Snowdrop close-upDuring the darkest days of January the leaves of snowdrops poke their heads through the soil. At the approach of Candlemas they flower and remind us that spring will come eventually. We have several clumps of these delightful flowers growing on the Washpool site and they are increasing year by year. Further down stream there is a lovely drift of snowdrops high on the bank which I am sure many of you will be familiar with.

Snowdrops are native to continental Europe, growing from the Pyrenees to Ukraine. They have been cultivated in Britain since 1598 and were first recorded growing wild in Britain in the 18th century. Now, the snowdrop is found growing all over the UK although it is rarer in Scotland. Due to commercial harvesting and habitat loss, naturalised snowdrops are legally protected and it is unlawful to collect them from the wild.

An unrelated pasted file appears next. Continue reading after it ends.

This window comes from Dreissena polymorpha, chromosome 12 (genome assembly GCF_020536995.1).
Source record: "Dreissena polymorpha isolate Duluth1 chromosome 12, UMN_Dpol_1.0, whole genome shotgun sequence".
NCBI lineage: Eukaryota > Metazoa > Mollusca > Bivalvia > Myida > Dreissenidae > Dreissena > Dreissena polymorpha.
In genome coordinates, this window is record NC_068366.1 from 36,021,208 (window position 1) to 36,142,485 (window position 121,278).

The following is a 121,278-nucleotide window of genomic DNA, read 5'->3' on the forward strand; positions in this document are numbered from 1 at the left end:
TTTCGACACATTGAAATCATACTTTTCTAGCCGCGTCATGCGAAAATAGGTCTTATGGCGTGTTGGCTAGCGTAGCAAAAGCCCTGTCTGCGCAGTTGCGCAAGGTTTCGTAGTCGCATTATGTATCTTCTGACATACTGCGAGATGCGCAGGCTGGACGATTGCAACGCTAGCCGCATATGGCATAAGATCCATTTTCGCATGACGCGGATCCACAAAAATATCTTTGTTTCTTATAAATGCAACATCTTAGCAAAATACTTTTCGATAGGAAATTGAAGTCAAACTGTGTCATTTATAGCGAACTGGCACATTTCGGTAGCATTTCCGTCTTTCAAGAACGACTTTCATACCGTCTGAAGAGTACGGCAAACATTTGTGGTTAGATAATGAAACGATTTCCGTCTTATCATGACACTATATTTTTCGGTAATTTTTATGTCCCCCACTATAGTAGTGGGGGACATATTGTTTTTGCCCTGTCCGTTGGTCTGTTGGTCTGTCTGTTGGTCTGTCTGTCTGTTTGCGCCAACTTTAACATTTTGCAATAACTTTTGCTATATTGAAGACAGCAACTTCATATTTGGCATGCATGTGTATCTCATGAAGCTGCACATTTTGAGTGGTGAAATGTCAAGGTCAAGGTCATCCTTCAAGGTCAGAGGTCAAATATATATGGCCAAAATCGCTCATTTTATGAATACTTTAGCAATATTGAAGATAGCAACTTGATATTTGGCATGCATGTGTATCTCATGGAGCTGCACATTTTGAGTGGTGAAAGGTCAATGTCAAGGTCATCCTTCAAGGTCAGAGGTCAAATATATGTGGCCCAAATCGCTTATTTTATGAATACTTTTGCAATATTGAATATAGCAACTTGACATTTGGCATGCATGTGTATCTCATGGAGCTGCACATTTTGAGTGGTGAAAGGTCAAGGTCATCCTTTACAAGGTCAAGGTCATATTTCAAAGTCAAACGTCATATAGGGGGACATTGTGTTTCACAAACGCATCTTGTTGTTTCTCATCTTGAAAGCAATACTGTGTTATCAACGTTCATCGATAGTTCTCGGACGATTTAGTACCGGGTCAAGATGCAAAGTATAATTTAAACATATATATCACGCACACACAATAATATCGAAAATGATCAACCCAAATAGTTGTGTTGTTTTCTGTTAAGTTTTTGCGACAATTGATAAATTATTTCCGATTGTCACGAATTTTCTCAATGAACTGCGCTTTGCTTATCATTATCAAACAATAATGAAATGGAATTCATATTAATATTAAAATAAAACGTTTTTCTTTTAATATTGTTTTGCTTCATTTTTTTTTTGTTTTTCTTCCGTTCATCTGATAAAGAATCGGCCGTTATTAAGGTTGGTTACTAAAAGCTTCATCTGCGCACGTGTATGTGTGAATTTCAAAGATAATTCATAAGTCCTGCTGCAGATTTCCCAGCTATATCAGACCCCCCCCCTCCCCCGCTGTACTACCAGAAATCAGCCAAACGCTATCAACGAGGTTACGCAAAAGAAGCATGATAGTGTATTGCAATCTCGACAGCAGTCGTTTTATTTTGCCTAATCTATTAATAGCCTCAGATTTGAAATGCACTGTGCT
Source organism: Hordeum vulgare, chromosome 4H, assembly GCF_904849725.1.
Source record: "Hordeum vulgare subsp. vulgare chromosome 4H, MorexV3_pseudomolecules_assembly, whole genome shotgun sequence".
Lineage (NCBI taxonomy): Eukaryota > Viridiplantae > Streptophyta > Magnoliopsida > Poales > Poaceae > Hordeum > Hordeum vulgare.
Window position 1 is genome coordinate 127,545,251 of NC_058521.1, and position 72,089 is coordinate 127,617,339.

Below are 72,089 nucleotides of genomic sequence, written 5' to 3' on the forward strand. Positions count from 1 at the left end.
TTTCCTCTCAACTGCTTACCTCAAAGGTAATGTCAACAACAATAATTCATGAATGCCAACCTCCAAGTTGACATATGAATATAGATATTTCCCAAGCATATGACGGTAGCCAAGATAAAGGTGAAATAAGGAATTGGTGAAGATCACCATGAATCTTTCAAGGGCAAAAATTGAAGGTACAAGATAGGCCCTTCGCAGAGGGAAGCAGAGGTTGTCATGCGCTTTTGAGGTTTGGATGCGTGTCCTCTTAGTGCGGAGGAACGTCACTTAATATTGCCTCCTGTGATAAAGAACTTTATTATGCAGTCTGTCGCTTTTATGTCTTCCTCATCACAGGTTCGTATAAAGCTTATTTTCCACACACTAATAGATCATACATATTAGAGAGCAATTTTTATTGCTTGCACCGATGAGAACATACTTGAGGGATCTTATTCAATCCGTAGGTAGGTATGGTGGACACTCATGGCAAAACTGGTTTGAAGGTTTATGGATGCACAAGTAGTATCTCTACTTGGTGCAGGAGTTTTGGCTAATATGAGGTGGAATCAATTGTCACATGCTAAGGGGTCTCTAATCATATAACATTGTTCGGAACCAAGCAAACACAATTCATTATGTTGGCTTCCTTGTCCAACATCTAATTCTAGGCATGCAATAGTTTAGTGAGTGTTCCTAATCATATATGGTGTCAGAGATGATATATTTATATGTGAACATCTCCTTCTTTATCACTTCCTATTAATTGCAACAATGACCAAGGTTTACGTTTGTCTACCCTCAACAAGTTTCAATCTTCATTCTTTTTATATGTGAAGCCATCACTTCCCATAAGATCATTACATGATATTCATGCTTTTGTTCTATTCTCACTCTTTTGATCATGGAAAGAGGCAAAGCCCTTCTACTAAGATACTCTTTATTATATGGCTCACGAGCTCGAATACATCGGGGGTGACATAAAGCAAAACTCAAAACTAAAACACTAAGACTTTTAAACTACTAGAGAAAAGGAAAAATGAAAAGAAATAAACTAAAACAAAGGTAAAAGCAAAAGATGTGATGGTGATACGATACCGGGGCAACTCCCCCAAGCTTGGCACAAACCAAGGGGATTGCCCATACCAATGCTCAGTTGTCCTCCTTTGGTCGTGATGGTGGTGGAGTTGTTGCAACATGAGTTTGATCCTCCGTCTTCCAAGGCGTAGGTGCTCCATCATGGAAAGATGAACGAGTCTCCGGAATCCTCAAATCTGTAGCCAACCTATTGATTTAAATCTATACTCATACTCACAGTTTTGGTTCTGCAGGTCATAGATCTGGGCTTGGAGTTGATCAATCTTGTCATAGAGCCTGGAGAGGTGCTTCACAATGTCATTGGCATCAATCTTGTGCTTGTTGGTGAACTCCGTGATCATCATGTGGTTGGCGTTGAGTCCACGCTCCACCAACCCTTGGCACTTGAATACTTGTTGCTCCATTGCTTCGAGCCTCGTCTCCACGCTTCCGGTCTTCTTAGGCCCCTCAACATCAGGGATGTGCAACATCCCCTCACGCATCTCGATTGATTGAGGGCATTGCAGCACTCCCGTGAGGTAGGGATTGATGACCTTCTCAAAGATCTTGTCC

Extract of snowdrop was noted by the ancient Greeks for its powerful mind-altering effects.
Although the plant has been used as a traditional medicine since ancient times it has only relatively recently been found to have a pharmacological property.

In the early 1950s a Bulgarian pharmacologist extracted the alkaloid galantamine from the bulb after spotting the locals in a remote village rubbing the plant’s leaves and bulbs on their foreheads to improve memory. Subsequent research proved galantamine to be a useful supplement in the treatment of Alzheimer’s. But as they used to say on Blue Peter, ‘Please don’t try this at home!’

In a German folktale, at the beginning of time the snow was searching for a colour to wear and asked the flowers if it could borrow one of theirs. All of the flowers turned away feeling that the snow was too cold and unpleasant. However, the snowdrop took pity on the snow and offered the snow it’s colour. The snow thus became white and in gratitude allowed the snowdrop to flower at the end of winter by affording it protection and the two now co-exist happily, side by side.